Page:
The fictional character of Paddington bear became a part of pop culture back in October of 1958. The bear was featured in well over 100 books written by British author Michael Bond. The bear, with a friendly demeanor, was part of a new species of bear found in the jungles of Peru, and has the ability learn English. The bears love marmalade, and in the case of Paddington he wears a duffle coat, wears a red hat, and when discovered as an orphan, was adopted by a couple of adult bears. Paddington made a splash on the big screen in the 2014 live-action/CGI animated film “Paddington”, and the film was a smash hit. The first film took Paddington to the streets of London where he was eventually adopted by the Brown family. In first film features a kidnap attempt so a villainous taxidermist can add the sweet bear to her collection. Flash forward to 2017 and fans of the kind brown bear can enjoy “Paddington 2” in theaters. In the new film Paddington is continuing his happy life with the Brown family, headed by Henry (Hugh Bonneville of “Downton Abbey”!), until he reveals his desire to purchase a rare pop-up book of London to send to the aunt who helped raise him. While the desire to purchase a rare book would normally present no issues, Paddington must begin working hard at odd jobs to save the money for the book.
During the course of his efforts, the villain of the story, actor Phoenix Buchanan (Hugh Grant), hears about the rare book, and realizes this is the book he needs to find a vast collection of valuable jewelry hidden by the books author. While Buchanan is able to “find” the book, this results in Paddington being framed for supposedly sealing the valuable pop-up book. Unfortunately, our beloved bear is sent to prison for the crime, where he finds life challenging as he runs afoul of his fellow prisoners and the mean prison cook Knuckles (Brendan Gleeson). Not one to give up, Paddington, thanks to his friendliness and love for marmalade, soon wins over his fellow prisoners, and the quest begins both inside and outside the prison to prove his innocence. While he has been incarcerated, the Browns have been working feverishly to prove their beloved family member is innocent, while watching and dealing with the antics of actor neighbor Buchanan, who has never seen a mirror he didn’t love. Eventually, after an exciting sequence involving two trains, all is well and Paddington is reunited with his family. The film is very British, which should be no surprise if you saw the first film, and I loved that aspect of the films. These films have even left a desire in me to travel to England. The film features several surprise cameos by various British actors, including Joanna Lumley (“Absolutely Fabulous”) and Richard Ayoade (“The IT Crowd”).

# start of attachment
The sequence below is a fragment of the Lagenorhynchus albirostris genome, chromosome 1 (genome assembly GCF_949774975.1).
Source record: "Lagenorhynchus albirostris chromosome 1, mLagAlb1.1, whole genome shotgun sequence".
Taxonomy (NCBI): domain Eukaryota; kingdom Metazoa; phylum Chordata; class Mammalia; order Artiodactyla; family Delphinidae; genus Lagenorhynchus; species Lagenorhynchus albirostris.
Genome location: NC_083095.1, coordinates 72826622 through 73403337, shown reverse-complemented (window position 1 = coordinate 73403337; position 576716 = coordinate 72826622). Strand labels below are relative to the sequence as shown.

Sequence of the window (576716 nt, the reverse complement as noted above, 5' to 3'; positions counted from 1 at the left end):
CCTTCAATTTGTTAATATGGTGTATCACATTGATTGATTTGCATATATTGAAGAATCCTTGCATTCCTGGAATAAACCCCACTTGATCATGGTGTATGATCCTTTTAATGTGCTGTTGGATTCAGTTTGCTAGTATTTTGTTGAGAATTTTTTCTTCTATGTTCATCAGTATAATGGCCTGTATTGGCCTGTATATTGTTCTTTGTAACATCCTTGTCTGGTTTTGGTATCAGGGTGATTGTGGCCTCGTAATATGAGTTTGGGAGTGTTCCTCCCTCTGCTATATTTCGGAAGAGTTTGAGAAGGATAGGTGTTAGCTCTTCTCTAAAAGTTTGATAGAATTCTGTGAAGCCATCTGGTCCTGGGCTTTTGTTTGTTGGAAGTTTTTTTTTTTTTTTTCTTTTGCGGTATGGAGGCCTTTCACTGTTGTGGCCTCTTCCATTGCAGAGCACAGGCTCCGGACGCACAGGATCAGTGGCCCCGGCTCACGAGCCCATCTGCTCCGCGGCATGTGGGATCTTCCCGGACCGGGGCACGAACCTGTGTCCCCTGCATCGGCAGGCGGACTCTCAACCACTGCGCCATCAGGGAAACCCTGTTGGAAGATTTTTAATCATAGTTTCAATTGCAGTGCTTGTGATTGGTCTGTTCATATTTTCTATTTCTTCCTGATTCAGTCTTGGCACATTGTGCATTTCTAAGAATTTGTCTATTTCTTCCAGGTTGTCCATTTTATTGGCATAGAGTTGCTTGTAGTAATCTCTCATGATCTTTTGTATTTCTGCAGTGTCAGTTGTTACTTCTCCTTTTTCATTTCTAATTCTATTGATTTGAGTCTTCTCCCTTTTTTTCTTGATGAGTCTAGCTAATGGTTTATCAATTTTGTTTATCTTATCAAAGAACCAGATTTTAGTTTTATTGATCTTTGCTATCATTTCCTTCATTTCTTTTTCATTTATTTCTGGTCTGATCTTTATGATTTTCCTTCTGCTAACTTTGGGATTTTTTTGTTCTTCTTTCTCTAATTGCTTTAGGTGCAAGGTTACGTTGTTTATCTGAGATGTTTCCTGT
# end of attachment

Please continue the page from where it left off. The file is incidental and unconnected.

As for the main cast, they are all wonderful, and after playing a rather stiff role in “Downton Abbey”, Bonneville is able to display his wonderful comedic talents in these films. With Grant, you can tell he relished his role as a fading egotistical actor, and he plays the role to the tilt, nearly stealing the film. The actor who voices Paddington, Ben Whishaw, is probably best know to American audiences for his role as Q in the two most recent James Bond films. Ben is a perfect match for the friendly bear, and the warmth in his voice brings the character to life and into our hearts. The film has plenty of witty dialogue, and provides a few lessons for kids along the way. If you have never seen a “Paddington” film, the time to start is now. I encourage you to watch the original and then head out to a theater to catch “Paddington 2” for the latest adventures of the inspiring bear, and you will leave the theater with a smile on your face and a sudden hunger for marmalade.
Rated PG / 4 Bears (out of 4)